Monday, March 14, 2016

My View of Michael Gove

Whenever I mention the name Michael Gove within earshot of a teacher, their universal suggestion has been to bop him on the nose. It has to be said that I don’t pay much attention to education matters, so I am not sure quite what the poor chap did to upset the teachers. But upsetting a profession is not necessarily a bad thing; recall that Consultants had to have “their mouths stuffed with gold” to accept the creation of the NHS. 

My perception of Michael Gove is somewhat different from the teachers. – and counterintuitive. Several years ago my blog caught the eye of one of Gove’s constituents who, after sniffing around, thought that my continued detention decades over tariff was perhaps a tad excessive and unnecessary. The constituent collared Gove – then at Education – and the outcome was that Gove wrote to Ken Clark wondering if my detention should perhaps come to an end?

Hmm. A Conservative Minister taking the time to look at the case of a murderer, and not even a voting constituent. This caused some minor cognitive dissonance. My whole adult life had been controlled largely by a succession of Tory Prison Ministers, and my experience told me that they were a vindictive, petty and plain malign bunch. So why would Michael Gove give his pleading constituent the time of day...?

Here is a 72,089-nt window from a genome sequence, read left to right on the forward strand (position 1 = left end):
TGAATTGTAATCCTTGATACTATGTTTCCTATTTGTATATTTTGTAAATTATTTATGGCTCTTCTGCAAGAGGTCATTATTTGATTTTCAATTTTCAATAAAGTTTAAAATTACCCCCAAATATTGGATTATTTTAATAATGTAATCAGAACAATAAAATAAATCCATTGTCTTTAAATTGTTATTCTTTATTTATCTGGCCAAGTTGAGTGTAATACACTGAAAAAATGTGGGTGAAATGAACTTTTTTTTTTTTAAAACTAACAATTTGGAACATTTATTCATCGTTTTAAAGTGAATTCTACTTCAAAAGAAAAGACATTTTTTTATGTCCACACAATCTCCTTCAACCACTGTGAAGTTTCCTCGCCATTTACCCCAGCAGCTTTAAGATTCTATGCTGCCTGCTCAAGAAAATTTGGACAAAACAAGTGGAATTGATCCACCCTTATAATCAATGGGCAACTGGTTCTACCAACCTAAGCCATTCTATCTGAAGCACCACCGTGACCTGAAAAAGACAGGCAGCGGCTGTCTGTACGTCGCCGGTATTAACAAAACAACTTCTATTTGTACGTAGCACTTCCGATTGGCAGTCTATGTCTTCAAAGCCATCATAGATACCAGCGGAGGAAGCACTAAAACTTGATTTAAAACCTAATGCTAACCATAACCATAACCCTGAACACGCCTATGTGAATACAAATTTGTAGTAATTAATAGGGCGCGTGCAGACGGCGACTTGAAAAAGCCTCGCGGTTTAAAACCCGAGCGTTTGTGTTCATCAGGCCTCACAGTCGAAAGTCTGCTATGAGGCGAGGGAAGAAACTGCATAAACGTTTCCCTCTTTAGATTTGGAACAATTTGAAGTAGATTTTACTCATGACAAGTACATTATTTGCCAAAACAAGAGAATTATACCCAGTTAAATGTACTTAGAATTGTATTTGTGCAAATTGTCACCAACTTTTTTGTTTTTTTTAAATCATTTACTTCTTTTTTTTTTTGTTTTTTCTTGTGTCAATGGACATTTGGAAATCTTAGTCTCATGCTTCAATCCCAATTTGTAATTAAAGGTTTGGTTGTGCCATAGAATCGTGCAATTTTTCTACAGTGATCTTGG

For me, this is crucial. There was nothing to be gained for Gove in intervening in my case. None. If the tabloids had known at the time, I’m sure they could have made some hay at his expense. There was no earthly reason for Gove to touch any of this with a bargepole. was the right thing to do. My release demonstrated that Gove’s view of my case was actually accepted by both the Ministry and the Parole Board. At the end of this episode, all I could conclude is that Gove stuck his neck out solely because he looked at the matter and was honestly persuaded that I had, in sum, done enough time. 

For a guy who had been royally screwed by Tory Ministers for 20 years, it took some persuading but in the end all I could conclude was that Michael Gove had taken the time and risk to do what he believed was right.

This is why I don’t write Michael Gove off as “just another Tory”.  It would be childish to be so blinkered. A Minister who does “the right thing” is a rare beast and one who should be encouraged. 

1 comment:

  1. Interesting, I think there is little doubt that he is his own man, but so far he seems to be tinkering at the Ministry of Justice, or he would have already acted on what is now public advice from Clarke and come up with a scheme to actually get the vast majority of IPP folk released imminently. I presume he is working on a plan for Probation hoping to switch it from MOJ to Home Office as soon as The Home Secretary has got a scheme arranged after this May's PCC elections.